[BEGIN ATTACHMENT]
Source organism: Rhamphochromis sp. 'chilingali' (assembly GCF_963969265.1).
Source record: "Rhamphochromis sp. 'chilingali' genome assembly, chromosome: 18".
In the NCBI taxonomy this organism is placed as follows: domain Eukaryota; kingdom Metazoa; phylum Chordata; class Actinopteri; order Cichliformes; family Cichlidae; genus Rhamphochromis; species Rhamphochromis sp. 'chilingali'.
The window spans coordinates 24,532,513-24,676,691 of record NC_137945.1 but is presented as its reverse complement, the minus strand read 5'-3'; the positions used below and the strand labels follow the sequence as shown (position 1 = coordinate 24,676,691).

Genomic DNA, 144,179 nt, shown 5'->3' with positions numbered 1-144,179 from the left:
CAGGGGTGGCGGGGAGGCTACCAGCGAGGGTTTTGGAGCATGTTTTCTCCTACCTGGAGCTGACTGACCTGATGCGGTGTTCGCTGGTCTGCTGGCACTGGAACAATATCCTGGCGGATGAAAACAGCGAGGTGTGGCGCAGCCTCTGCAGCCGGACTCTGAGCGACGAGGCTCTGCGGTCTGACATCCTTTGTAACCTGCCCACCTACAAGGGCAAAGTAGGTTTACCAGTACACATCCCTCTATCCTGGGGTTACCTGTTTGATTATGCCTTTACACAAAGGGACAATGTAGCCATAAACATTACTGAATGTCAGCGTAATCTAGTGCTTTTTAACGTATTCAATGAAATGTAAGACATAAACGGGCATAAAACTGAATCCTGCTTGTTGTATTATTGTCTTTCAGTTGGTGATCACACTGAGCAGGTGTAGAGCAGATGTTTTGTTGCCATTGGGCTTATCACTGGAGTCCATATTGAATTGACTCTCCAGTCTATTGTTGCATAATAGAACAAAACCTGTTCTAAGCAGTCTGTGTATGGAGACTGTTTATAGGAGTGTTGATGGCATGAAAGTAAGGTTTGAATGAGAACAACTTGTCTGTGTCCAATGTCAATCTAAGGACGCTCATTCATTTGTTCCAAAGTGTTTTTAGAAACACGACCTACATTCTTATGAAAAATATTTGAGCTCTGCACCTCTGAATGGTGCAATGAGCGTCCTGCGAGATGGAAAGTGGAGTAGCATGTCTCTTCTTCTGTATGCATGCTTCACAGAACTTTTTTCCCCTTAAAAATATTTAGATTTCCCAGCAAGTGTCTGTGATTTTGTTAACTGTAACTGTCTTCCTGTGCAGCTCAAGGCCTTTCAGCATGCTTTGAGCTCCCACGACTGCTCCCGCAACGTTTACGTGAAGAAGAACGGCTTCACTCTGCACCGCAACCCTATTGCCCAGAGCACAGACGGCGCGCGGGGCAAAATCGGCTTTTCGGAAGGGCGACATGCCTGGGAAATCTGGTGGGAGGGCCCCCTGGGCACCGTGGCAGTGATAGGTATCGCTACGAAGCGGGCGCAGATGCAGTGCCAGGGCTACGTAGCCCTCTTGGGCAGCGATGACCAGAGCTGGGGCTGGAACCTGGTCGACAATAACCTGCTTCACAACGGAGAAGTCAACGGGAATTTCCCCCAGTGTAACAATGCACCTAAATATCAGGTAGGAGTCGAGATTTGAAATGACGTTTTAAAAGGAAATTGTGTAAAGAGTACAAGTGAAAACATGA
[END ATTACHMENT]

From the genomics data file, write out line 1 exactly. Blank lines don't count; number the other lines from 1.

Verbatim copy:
Source organism: Rhamphochromis sp. 'chilingali' (assembly GCF_963969265.1).